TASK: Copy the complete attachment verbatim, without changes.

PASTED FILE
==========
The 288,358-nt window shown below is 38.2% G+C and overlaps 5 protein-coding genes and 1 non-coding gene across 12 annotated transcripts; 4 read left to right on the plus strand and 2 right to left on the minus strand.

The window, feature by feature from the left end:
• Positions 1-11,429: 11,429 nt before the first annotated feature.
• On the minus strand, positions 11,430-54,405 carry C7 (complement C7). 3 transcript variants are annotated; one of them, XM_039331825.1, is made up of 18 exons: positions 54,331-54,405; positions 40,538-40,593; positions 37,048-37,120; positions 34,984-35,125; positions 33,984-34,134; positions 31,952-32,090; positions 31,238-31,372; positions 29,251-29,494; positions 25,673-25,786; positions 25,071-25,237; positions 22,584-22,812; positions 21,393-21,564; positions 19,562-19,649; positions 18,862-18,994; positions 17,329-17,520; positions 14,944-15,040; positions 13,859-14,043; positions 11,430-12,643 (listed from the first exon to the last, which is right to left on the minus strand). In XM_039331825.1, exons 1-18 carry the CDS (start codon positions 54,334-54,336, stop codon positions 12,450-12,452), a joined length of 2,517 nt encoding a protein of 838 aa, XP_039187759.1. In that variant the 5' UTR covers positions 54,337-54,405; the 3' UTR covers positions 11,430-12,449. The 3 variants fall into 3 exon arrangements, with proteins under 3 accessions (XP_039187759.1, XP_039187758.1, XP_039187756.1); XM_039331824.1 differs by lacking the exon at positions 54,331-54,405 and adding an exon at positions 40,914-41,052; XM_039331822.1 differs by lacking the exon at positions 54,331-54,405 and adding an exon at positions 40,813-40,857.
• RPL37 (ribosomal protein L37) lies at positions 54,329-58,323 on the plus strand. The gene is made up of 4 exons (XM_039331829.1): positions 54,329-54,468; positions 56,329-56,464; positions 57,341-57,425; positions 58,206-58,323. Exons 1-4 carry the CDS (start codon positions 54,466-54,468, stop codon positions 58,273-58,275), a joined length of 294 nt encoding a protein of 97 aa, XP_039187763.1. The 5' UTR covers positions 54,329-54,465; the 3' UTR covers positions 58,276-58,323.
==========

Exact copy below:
The 288,358-nt window shown below is 38.2% G+C and overlaps 5 protein-coding genes and 1 non-coding gene across 12 annotated transcripts; 4 read left to right on the plus strand and 2 right to left on the minus strand.

The window, feature by feature from the left end:
• Positions 1-11,429: 11,429 nt before the first annotated feature.
• On the minus strand, positions 11,430-54,405 carry C7 (complement C7). 3 transcript variants are annotated; one of them, XM_039331825.1, is made up of 18 exons: positions 54,331-54,405; positions 40,538-40,593; positions 37,048-37,120; positions 34,984-35,125; positions 33,984-34,134; positions 31,952-32,090; positions 31,238-31,372; positions 29,251-29,494; positions 25,673-25,786; positions 25,071-25,237; positions 22,584-22,812; positions 21,393-21,564; positions 19,562-19,649; positions 18,862-18,994; positions 17,329-17,520; positions 14,944-15,040; positions 13,859-14,043; positions 11,430-12,643 (listed from the first exon to the last, which is right to left on the minus strand). In XM_039331825.1, exons 1-18 carry the CDS (start codon positions 54,334-54,336, stop codon positions 12,450-12,452), a joined length of 2,517 nt encoding a protein of 838 aa, XP_039187759.1. In that variant the 5' UTR covers positions 54,337-54,405; the 3' UTR covers positions 11,430-12,449. The 3 variants fall into 3 exon arrangements, with proteins under 3 accessions (XP_039187759.1, XP_039187758.1, XP_039187756.1); XM_039331824.1 differs by lacking the exon at positions 54,331-54,405 and adding an exon at positions 40,914-41,052; XM_039331822.1 differs by lacking the exon at positions 54,331-54,405 and adding an exon at positions 40,813-40,857.
• RPL37 (ribosomal protein L37) lies at positions 54,329-58,323 on the plus strand. The gene is made up of 4 exons (XM_039331829.1): positions 54,329-54,468; positions 56,329-56,464; positions 57,341-57,425; positions 58,206-58,323. Exons 1-4 carry the CDS (start codon positions 54,466-54,468, stop codon positions 58,273-58,275), a joined length of 294 nt encoding a protein of 97 aa, XP_039187763.1. The 5' UTR covers positions 54,329-54,465; the 3' UTR covers positions 58,276-58,323.